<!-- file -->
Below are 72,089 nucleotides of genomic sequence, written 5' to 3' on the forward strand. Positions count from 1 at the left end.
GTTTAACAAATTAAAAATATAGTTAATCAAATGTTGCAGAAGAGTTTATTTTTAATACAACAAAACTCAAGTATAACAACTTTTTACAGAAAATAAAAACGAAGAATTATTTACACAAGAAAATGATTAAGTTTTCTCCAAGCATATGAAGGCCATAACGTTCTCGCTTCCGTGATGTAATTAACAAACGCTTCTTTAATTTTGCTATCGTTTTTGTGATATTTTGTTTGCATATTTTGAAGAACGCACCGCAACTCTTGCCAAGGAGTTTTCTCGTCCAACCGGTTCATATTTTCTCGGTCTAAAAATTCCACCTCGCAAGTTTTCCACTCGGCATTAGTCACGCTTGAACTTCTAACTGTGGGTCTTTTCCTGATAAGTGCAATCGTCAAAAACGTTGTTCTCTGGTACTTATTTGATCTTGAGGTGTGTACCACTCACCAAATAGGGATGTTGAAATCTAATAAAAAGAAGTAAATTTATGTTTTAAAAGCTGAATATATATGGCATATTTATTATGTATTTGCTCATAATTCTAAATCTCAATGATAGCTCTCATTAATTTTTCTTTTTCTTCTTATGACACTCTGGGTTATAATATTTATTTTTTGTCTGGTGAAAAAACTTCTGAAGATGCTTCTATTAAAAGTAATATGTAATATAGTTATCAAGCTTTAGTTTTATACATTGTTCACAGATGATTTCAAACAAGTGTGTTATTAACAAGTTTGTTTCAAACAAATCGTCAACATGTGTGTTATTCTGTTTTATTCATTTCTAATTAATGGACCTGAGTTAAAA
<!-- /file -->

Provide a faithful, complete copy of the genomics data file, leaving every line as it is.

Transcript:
Below are 72,089 nucleotides of genomic sequence, written 5' to 3' on the forward strand. Positions count from 1 at the left end.
GTTTAACAAATTAAAAATATAGTTAATCAAATGTTGCAGAAGAGTTTATTTTTAATACAACAAAACTCAAGTATAACAACTTTTTACAGAAAATAAAAACGAAGAATTATTTACACAAGAAAATGATTAAGTTTTCTCCAAGCATATGAAGGCCATAACGTTCTCGCTTCCGTGATGTAATTAACAAACGCTTCTTTAATTTTGCTATCGTTTTTGTGATATTTTGTTTGCATATTTTGAAGAACGCACCGCAACTCTTGCCAAGGAGTTTTCTCGTCCAACCGGTTCATATTTTCTCGGTCTAAAAATTCCACCTCGCAAGTTTTCCACTCGGCATTAGTCACGCTTGAACTTCTAACTGTGGGTCTTTTCCTGATAAGTGCAATCGTCAAAAACGTTGTTCTCTGGTACTTATTTGATCTTGAGGTGTGTACCACTCACCAAATAGGGATGTTGAAATCTAATAAAAAGAAGTAAATTTATGTTTTAAAAGCTGAATATATATGGCATATTTATTATGTATTTGCTCATAATTCTAAATCTCAATGATAGCTCTCATTAATTTTTCTTTTTCTTCTTATGACACTCTGGGTTATAATATTTATTTTTTGTCTGGTGAAAAAACTTCTGAAGATGCTTCTATTAAAAGTAATATGTAATATAGTTATCAAGCTTTAGTTTTATACATTGTTCACAGATGATTTCAAACAAGTGTGTTATTAACAAGTTTGTTTCAAACAAATCGTCAACATGTGTGTTATTCTGTTTTATTCATTTCTAATTAATGGACCTGAGTTAAAA